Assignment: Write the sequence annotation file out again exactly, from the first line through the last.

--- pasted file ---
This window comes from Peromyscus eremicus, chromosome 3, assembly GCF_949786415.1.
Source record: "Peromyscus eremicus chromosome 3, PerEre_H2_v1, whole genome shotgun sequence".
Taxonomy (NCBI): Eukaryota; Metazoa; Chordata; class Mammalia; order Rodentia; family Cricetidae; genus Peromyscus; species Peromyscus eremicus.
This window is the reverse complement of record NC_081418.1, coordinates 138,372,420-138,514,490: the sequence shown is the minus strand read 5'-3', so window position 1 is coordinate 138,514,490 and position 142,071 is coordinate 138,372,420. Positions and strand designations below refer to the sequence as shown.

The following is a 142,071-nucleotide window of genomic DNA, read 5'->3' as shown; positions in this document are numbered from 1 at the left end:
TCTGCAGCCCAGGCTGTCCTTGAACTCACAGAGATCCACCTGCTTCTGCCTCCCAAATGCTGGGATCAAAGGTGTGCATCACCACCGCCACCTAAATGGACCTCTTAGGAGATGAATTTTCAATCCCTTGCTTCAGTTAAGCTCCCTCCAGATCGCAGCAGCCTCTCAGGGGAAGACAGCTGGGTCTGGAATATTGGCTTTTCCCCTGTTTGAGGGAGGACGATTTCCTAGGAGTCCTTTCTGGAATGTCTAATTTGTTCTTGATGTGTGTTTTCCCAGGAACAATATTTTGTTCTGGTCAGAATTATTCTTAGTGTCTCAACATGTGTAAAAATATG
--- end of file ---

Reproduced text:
This window comes from Peromyscus eremicus, chromosome 3, assembly GCF_949786415.1.
Source record: "Peromyscus eremicus chromosome 3, PerEre_H2_v1, whole genome shotgun sequence".
Taxonomy (NCBI): Eukaryota; Metazoa; Chordata; class Mammalia; order Rodentia; family Cricetidae; genus Peromyscus; species Peromyscus eremicus.
This window is the reverse complement of record NC_081418.1, coordinates 138,372,420-138,514,490: the sequence shown is the minus strand read 5'-3', so window position 1 is coordinate 138,514,490 and position 142,071 is coordinate 138,372,420. Positions and strand designations below refer to the sequence as shown.

The following is a 142,071-nucleotide window of genomic DNA, read 5'->3' as shown; positions in this document are numbered from 1 at the left end:
TCTGCAGCCCAGGCTGTCCTTGAACTCACAGAGATCCACCTGCTTCTGCCTCCCAAATGCTGGGATCAAAGGTGTGCATCACCACCGCCACCTAAATGGACCTCTTAGGAGATGAATTTTCAATCCCTTGCTTCAGTTAAGCTCCCTCCAGATCGCAGCAGCCTCTCAGGGGAAGACAGCTGGGTCTGGAATATTGGCTTTTCCCCTGTTTGAGGGAGGACGATTTCCTAGGAGTCCTTTCTGGAATGTCTAATTTGTTCTTGATGTGTGTTTTCCCAGGAACAATATTTTGTTCTGGTCAGAATTATTCTTAGTGTCTCAACATGTGTAAAAATATG